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Clinical Overview

An oral abscess is a bacterial infection with an accumulation of pus or exudate (fluid that drains from an area of infection). Abscesses are often accompanied by acute inflammation with symptoms such as redness, pain, swelling, pus drainage, elevated temperature, or fever.

Abscesses can occur
1. Inside a child's (primary) or adult's (permanent) tooth, in the pulp, or “root canal,” resulting from bacterial infection caused by decay, fracture (broken, cracked or chipped tooth) or facial injury.
2. In the periodontal (gum) tissues that surround and support the tooth root.
3. Around an impacted or erupting wisdom tooth (3rd molar)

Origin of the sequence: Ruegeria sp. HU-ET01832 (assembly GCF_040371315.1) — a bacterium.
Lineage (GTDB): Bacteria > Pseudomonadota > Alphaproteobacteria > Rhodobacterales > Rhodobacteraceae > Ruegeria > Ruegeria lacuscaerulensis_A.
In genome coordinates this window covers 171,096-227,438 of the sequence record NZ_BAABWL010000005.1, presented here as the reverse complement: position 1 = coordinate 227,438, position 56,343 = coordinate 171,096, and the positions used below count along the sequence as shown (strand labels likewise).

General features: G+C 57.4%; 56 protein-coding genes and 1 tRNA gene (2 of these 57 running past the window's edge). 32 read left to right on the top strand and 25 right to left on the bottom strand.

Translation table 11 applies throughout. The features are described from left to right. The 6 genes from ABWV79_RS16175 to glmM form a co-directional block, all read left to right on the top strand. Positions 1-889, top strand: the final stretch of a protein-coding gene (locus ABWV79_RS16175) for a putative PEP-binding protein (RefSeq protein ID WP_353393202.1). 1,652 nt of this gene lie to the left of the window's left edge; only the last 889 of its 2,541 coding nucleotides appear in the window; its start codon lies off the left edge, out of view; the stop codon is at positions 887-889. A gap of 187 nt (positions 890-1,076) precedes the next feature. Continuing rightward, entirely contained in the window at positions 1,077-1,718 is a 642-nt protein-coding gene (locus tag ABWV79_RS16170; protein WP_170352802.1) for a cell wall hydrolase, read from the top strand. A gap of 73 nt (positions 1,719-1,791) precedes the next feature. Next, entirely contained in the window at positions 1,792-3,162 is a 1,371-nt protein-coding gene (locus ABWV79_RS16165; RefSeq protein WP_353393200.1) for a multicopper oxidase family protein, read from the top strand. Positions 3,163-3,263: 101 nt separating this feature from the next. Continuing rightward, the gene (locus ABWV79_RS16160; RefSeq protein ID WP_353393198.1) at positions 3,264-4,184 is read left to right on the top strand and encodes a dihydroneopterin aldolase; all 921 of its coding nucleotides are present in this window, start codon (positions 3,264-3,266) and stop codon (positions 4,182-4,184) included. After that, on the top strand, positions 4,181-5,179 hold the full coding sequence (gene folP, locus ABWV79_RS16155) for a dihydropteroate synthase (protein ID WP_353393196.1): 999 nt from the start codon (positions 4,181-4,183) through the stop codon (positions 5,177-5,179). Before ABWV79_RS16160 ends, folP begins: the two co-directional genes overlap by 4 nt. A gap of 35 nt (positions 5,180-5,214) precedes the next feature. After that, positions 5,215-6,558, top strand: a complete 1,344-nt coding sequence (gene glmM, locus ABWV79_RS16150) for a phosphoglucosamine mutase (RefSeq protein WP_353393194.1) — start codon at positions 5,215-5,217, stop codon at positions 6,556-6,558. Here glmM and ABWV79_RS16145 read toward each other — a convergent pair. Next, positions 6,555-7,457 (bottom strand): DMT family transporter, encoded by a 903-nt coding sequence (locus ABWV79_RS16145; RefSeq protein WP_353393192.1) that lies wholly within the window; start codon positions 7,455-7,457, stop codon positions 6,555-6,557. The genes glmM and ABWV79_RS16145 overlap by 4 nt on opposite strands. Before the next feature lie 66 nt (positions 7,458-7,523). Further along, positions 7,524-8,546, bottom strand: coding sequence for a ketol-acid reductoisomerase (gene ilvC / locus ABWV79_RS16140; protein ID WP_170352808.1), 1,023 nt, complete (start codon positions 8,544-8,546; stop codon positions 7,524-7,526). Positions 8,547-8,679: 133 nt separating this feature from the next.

4. In the oral soft tissues of the mouth
5. In the alveolar bone - the bone that supports the teeth – bone in both the upper jaw (maxilla) and/or lower jaw (mandible) can be affected.
Abscesses must be taken seriously because the bacteria that cause oral infections are very harmful (pathogenic) and can spread to other parts of the head, neck and body. Untreated oral infections can cause more serious illness, significant tissue damage and even death. Recent studies suggest that untreated chronic oral infections like periodontal disease may contribute to cardiovascular disease, pre-term births, and complicate the treatment of diabetes.

Last updated: Jul-31-06

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